To me, that is mind-boggling.   I look at the faces in the crowds at Tea Party protests and see a lot of people who look like my parents, my brothers, my friends and neighbors.  Just regular old working-class shmoes that have the simple desire to see their children do better than they did.   They are motivated by a strong desire to just go back to the time when a guy could graduate from high school, get a manufacturing job that paid well enough so that the wife could stay home and raise the kids, maybe take a vacation every summer, and the kids could go to college – graduate without being a bazillion dollars in debt –  and get an even better life.   

What the Tea Party activists need to realize is that this particular vision of America is gone forever.  What they need to realize is that by embracing change, they will be able to shape change, and that will guarantee the better future we are looking for.  What they also need to realize is that voting for people and parties that are working against their interests will never get them there.

In the 1995 film, “The Usual Suspects”, Kevin Spacey’s character Verbal Kint says, “The greatest trick the Devil ever pulled was convincing the world he didn’t exist”.  The greatest trick the Republicans ever pulled was convincing ordinary Americans that they were just like them.

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Life’s Way Station August 31, 2009

Posted by Kate Ryan in Motherhood, Parenting, popular culture, Women's Issues.
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Empty-Nest-%232My nest is empty.

On Saturday, Mr. Kitchen Table and I took our daughter two hours down the interstate and left her in a tiny cinder-block room in a city where she knows nobody.  Of course, this place is commonly known as a college dormitory and countless parents have made the same trip – but to us it felt like abandonment of the highest order.  My anxiety was boundless, both before the drop-off and since, though I truthfully believe that we feel more abandoned than she ever would.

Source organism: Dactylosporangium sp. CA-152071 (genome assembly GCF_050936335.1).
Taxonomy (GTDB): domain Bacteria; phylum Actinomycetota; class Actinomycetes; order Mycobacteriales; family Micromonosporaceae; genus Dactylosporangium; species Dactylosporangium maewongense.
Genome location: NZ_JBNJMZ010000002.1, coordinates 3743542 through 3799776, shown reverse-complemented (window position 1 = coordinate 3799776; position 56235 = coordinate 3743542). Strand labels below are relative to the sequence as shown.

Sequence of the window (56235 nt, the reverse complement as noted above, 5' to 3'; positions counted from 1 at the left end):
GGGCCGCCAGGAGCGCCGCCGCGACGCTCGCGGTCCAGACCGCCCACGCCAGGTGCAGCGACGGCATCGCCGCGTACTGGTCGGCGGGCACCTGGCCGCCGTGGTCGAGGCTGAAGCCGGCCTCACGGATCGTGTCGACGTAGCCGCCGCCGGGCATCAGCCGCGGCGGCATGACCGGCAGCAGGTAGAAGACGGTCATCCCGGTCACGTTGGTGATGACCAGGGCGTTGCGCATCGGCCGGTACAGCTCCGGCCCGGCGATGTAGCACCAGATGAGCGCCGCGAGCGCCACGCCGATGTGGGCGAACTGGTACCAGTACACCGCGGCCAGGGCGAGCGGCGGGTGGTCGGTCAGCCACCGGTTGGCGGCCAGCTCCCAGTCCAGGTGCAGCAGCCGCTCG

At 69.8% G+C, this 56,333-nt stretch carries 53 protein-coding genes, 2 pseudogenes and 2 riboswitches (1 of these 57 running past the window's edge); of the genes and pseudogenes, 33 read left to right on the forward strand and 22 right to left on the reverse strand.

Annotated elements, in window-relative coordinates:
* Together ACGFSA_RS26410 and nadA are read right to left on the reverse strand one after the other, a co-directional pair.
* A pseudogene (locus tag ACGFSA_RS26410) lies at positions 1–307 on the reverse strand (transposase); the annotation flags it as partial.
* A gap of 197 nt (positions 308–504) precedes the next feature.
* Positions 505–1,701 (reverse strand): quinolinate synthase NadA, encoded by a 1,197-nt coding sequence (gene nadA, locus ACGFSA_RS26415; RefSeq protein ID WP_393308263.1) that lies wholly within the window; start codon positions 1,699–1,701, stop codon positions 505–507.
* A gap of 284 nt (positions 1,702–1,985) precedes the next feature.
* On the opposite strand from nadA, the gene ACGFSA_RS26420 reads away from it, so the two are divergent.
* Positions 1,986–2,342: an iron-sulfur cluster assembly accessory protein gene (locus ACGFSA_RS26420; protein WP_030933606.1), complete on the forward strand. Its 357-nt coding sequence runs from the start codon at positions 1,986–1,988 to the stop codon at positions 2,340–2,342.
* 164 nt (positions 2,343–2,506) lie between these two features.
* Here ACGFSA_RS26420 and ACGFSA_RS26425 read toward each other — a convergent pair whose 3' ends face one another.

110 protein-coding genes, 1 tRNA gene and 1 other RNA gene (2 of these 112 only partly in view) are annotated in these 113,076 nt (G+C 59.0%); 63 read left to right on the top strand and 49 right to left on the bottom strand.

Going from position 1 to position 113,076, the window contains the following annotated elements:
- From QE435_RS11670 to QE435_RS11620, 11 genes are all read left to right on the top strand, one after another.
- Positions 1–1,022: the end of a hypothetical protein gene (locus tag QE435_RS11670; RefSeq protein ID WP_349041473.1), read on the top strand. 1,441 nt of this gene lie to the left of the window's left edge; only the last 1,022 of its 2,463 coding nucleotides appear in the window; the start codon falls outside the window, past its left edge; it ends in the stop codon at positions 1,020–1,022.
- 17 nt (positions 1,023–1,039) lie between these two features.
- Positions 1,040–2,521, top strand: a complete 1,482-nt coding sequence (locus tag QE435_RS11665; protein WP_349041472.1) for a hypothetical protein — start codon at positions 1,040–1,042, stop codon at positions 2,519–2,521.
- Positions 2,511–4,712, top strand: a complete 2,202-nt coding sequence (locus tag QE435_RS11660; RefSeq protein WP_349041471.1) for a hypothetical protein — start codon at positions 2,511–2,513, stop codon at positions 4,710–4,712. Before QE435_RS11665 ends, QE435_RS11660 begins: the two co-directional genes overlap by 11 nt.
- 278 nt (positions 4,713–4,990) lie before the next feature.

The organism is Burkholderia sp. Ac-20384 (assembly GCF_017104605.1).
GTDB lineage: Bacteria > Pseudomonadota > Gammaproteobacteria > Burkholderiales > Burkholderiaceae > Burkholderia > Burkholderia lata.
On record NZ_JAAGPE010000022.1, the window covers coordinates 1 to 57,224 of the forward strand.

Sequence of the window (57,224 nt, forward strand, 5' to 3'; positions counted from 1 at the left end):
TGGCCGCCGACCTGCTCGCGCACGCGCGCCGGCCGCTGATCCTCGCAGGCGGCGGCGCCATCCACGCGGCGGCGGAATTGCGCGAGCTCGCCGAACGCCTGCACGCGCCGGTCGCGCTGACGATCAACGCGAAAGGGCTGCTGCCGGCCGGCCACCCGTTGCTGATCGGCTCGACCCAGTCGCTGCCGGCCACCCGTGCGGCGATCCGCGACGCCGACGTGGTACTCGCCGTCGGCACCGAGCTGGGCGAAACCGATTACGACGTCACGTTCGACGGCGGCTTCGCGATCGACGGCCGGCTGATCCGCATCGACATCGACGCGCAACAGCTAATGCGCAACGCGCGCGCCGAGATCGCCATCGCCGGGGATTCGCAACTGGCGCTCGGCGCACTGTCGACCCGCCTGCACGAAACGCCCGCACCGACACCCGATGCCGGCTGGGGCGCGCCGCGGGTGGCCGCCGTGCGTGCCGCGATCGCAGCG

I really thought that this would not affect me this way.  John and I have been rather looking forward to this.  If you ever shared a house with a self-centered 18-year old girl, you would understand why.  We were so very tired of arguing the same arguments over and over again because, of course, nobody knows more than a self-centered 18-year old girl.  We were so ready!

Also, John and I had spent a few years just the two of us before she came along.  We went places on the spur of the moment, stayed in bed all day with the Sunday paper, and spent money on frivolous things.  We always knew exactly where our car was, the towels were always hung up in the bathroom, there were no piles of junk on our dining room table, and when we reached in our pockets – there was usually some money.  We were really anticipating getting at least something of those days back. 

What we didn’t anticipate is the overwhelming emotion.  As our daughter stood in the middle of her dorm room (which, to me, looked vaguely reminiscent of the cells in “Lockup” on MSNBC), all I could see was a little girl in her plaid Holy Family Elementary School uniform beaming with excitement on her first day of school.  I saw the anxious face of the first-time Girl Scout camper as we waved goodbye for a week of camp.  I heard the laughter of my companion on our various road trips and the cries of a high-school freshman that lost a schoolmate to a car accident.  I felt the arms that surrounded and comforted me when my parents died.  Then, I saw a beautiful and confident young woman standing there and almost didn’t recognize her. 

I said goodbye to her through some tears and hurried to get to the car.  I am ashamed to admit that since we dropped her off, I have sent four text messages and made two phone calls.  I need to constantly reassure myself that she’s OK.  Though I might have glimpsed an adult standing in that dorm room, I still have a little girl, whether she thinks so or not. 

Right now, my daughter and I are parked in one of life’s way stations.  She’s too grown up to live with curfews and restrictions, but not mature enough to be totally independent.  For me, I need some time to be able to trust in her and completely let go.  I think this must be why they invented resident colleges, to hold you in semi-independence until you are really ready to be out on your own.

My nest may be empty, but most of my friends who have already gone through this have told me not to worry.  Often, the chicks come back and fill it up again – which is a totally other column!